Home > JFNA Briefing: Jewish Federations Advocate for Individuals with Disabilities and Their Families
Jewish Federations Advocate for Individuals with Disabilities and Their Families February 16, 2012
Jewish Disability Awareness Month takes place each February, and The Jewish Federations of North America continues to advocate for individuals with disabilities and promote greater inclusion in the Jewish community.
To mark Jewish Disability Awareness Month, JFNA developed a range of programs and initiatives designed to raise awareness of the needs, strengths, opportunities and challenges facing people with disabilities. JFNA released a 2012 Jewish Disability Awareness Month Resource Guide, a helpful tool to aid Jewish Federations in creating events and programs that promote greater inclusion of people with disabilities and their families.
In addition, JFNA created materials to help Jewish Federation boards and other leadership groups to start a conversation about disability issues, as well as a website where Federations can find resources and programming suggestions during Jewish Disability Awareness Month and throughout the year.
The Jewish community, through its institutions and social service agencies, has been increasingly effective in serving the needs of individuals with disabilities and their families. Medicaid is an important component for addressing these needs.
As part of Jewish Disability Awareness Month, more than 30 Jewish community lay leaders and professionals, including representatives from seven Federations and JFNA, traveled to Washington to participate in Jewish Disability Advocacy Day on Capitol Hill on Feb. 7. Medicaid was the focus of conversation and advocacy throughout the day’s events, which included a forum for congressional staff and advocacy meetings with key Members of Congress.
The significance of Medicaid to people with disabilities is even more meaningful in light of the Obama Administrations FY 2013 Budget proposal. The budget proposal contains changes to the Medicaid program that, if enacted, could reduce payments to health care providers including Jewish social service agencies.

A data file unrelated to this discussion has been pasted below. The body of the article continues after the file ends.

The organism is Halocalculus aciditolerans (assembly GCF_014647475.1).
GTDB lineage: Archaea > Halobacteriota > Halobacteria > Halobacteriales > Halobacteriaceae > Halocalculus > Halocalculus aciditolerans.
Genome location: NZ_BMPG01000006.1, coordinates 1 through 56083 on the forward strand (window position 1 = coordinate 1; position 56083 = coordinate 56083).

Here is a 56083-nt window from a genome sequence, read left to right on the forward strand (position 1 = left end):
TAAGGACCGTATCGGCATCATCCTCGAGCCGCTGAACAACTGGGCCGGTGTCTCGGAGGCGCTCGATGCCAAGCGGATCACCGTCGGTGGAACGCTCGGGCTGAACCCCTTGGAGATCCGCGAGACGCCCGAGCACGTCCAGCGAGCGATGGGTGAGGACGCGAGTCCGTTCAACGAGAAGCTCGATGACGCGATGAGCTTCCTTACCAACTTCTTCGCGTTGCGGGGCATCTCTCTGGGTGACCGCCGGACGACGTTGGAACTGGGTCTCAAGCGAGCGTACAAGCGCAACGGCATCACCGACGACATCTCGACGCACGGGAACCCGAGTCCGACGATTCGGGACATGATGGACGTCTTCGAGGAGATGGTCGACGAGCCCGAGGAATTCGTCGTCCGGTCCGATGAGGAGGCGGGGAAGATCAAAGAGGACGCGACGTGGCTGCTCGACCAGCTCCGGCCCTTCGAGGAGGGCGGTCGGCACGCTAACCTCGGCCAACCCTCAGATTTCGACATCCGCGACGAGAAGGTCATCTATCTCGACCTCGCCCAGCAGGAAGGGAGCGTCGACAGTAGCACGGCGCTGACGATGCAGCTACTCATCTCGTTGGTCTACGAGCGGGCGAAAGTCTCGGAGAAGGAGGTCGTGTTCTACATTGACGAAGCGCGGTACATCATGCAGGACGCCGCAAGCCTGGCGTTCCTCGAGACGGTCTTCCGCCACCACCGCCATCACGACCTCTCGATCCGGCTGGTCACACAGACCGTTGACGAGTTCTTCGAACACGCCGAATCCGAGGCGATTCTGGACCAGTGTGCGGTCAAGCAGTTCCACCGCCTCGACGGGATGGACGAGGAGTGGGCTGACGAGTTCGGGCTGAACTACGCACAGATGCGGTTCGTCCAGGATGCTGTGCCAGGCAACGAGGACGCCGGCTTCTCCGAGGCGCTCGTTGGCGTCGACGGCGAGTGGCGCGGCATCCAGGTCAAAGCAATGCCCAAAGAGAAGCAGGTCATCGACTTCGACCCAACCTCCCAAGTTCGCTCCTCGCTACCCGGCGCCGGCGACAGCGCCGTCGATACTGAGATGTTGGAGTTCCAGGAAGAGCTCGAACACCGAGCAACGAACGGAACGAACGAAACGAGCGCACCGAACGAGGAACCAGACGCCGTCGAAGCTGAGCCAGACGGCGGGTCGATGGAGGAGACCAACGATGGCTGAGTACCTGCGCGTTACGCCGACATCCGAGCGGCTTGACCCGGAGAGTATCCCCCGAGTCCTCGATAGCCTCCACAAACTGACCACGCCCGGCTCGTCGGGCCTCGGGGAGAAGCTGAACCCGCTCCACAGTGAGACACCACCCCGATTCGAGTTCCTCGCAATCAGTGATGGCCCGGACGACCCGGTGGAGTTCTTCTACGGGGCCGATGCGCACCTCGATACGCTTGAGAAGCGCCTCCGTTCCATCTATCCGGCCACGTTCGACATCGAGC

"Medicaid is a critical program for so many people with disabilities and their families, as well as the Federations and agencies that serve them," said Marcia Cohodes of Minneapolis, Disability Committee Co-Chair.
“Jewish Disability Advocacy Day was a great opportunity for lay and professional leadership, including a number of members of JFNA’s Human Services and Public Policy Disability Committee, to engage in advocacy on an important issue to the disability community,” said Dan Guyer of Detroit, Disability Committee Co-Chair. “We hope this sets a precedent of further involvement in promoting these issues going forward.”
Many Federations have already established Jewish Disability Awareness Month programs, and through their leadership’s participation in Jewish Disability Advocacy Day, have gained more perspective on the importance of engaging in advocacy on critical issues to the disability community.
“The Jewish Federation of South Palm Beach County serves thousands of children, adults and seniors with disabilities every year. Jewish Disability Advocacy Day was a unique opportunity to share the remarkable challenges facing our local families,” said Dr. Michelle LaRocque, director of Community Special Needs Services at the Jewish Federation of South Palm Beach County.
“I could not have done this alone and greatly benefited from being a member of a delegation of dedicated professionals, led by JFNA,” she continued. “This day strengthened my resolve to ensure that individuals with disabilities aren't just in our communities but are part of our communities, in every possible way.”
“Federations and their partner agencies are prepared to address the challenges the disability community is facing now more than ever,” said William C. Daroff, vice president for Public Policy and director of JFNA’s Washington office. “A key to addressing those challenges is Medicaid, and the advocacy efforts of Federation lay leaders and professionals are critical to ensuring this program remains a viable resource for the disability community and others for years to come.”